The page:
Charity begins at school for victims

1st April 2005 at 01:00
Standing four foot tall in her jeans and trainers, Rachel looked like any typical seven-year-old. But staff at Clase primary, in Swansea's tough Penlan area, knew something was very wrong.

"Rachel was extremely withdrawn, almost virtually silent in the classroom," said teacher Jan Washbrook. "She obviously needed help. The school was aware she had had problems early on in life, but not the details."

The details were grim. Rachel had witnessed much of the domestic violence heaped upon her mother and, as the eldest of four, had tried to shield her siblings. The strain took its toll. She wet the bed, could not sleep and would sit silently alone in her room for hours. Her mother, Sophie, was increasingly worried.

"Rachel didn't know how to let her feelings out. She tried to protect the others and forgot who was mum, I think."

Rachel was lucky. The school referred her to Children Matter, a service run by Barnardo's Cymru, which supports primary-school children with emotional and behavioural difficulties.

Services like these are usually only available in secondary schools. The idea is to help struggling parents and teachers before the children get to their teens, to avoid social services intervention or school exclusion.

Barnardo's established a good relationship with Rachel's mother and helped her with bedtime routines, which in turn helped Rachel sleep.

In class, Barnardo's helped Rachel in groups of three or four, discussing issues like friendship. Children were keen to be picked for Rachel's "special groups".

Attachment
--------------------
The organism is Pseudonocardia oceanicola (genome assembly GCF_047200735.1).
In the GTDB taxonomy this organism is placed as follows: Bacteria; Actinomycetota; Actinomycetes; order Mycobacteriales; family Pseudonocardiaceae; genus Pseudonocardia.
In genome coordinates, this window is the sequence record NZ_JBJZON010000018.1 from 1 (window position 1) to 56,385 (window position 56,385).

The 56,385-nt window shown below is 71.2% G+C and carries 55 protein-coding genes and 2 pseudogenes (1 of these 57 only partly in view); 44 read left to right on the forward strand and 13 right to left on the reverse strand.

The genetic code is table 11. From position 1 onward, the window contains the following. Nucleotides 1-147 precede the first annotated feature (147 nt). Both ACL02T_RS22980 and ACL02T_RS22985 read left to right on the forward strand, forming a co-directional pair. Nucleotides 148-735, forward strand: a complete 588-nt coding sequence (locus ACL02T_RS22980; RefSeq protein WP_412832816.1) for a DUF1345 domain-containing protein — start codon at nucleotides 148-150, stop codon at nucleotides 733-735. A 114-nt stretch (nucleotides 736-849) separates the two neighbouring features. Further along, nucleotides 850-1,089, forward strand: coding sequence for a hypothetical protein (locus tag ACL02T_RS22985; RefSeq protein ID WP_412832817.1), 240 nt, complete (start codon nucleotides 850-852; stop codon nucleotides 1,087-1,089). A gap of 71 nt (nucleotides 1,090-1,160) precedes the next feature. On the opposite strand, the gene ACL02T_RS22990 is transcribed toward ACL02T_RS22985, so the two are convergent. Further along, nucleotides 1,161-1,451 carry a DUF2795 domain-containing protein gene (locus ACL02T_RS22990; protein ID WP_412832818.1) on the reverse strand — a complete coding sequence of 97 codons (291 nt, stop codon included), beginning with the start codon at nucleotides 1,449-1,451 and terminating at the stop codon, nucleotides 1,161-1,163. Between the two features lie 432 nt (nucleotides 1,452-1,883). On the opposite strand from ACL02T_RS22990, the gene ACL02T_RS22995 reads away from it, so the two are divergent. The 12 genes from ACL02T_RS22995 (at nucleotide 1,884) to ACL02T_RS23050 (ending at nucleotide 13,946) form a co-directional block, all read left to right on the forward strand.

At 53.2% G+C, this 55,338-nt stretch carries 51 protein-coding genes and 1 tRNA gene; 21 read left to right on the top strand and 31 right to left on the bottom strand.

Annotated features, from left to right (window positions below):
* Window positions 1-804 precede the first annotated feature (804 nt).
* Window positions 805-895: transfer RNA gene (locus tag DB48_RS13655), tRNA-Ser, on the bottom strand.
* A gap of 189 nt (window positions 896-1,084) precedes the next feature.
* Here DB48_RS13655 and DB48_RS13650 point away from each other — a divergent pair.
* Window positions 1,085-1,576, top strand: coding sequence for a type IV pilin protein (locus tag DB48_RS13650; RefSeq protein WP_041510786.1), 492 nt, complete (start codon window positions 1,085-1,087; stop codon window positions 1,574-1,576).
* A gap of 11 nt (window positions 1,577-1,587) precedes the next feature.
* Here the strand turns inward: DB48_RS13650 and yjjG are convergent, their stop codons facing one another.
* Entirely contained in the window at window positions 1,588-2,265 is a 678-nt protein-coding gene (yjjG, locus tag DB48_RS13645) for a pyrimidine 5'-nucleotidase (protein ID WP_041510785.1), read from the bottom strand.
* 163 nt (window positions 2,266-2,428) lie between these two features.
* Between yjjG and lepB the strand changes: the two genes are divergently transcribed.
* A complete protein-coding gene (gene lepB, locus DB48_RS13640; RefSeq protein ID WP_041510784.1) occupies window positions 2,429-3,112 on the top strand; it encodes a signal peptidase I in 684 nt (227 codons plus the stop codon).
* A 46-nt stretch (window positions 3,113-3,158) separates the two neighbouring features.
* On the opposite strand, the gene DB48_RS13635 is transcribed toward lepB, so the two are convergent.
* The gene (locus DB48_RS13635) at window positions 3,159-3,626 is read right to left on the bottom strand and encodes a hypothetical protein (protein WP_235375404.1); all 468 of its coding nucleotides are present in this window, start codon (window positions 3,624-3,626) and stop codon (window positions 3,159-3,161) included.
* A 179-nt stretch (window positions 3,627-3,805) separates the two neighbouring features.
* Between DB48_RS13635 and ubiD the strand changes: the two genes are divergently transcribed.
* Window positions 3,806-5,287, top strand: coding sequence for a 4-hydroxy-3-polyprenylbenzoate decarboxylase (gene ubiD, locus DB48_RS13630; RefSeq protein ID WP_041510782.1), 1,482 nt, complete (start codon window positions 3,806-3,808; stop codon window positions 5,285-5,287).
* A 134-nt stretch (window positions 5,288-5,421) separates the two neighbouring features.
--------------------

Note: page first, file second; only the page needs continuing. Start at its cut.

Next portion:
The Penlan estate is an area of considerable deprivation, with high unemployment and many children on free meals. At Cadle primary, 58 per cent of pupils are on the special-needs register and a significant number have behavioural and emotional problems, says headteacher John O'Brien.

But he says: "Children Matter is a chance for us to do more as it works with the school, the child and their family at home."

As well as helping referred children, project workers run parent-support groups and helped Cadle teachers set up circle-time sessions for every year group, working on self-discipline and self-esteem.

Names and details have been changed to protect anonymity Barnardo's Cymru: 029 2049 3387

Subscribe to get access to the content on this page.

If you are already a Tes/ Tes Scotland subscriber please log in with your username or email address to get full access to our back issues, CPD library and membership plus page.

Not a subscriber? Find out more about our subscription offers.
Subscribe now
Existing subscriber?
Enter subscription number

Comments

The guide by your side – ensuring you are always up to date with the latest in education.

Get Tes magazine online and delivered to your door. Stay up to date with the latest research, teacher innovation and insight, plus classroom tips and techniques with a Tes magazine subscription.
With a Tes magazine subscription you get exclusive access to our CPD library. Including our New Teachers’ special for NQTS, Ed Tech, How to Get a Job, Trip Planner, Ed Biz Special and all Tes back issues.

Subscribe now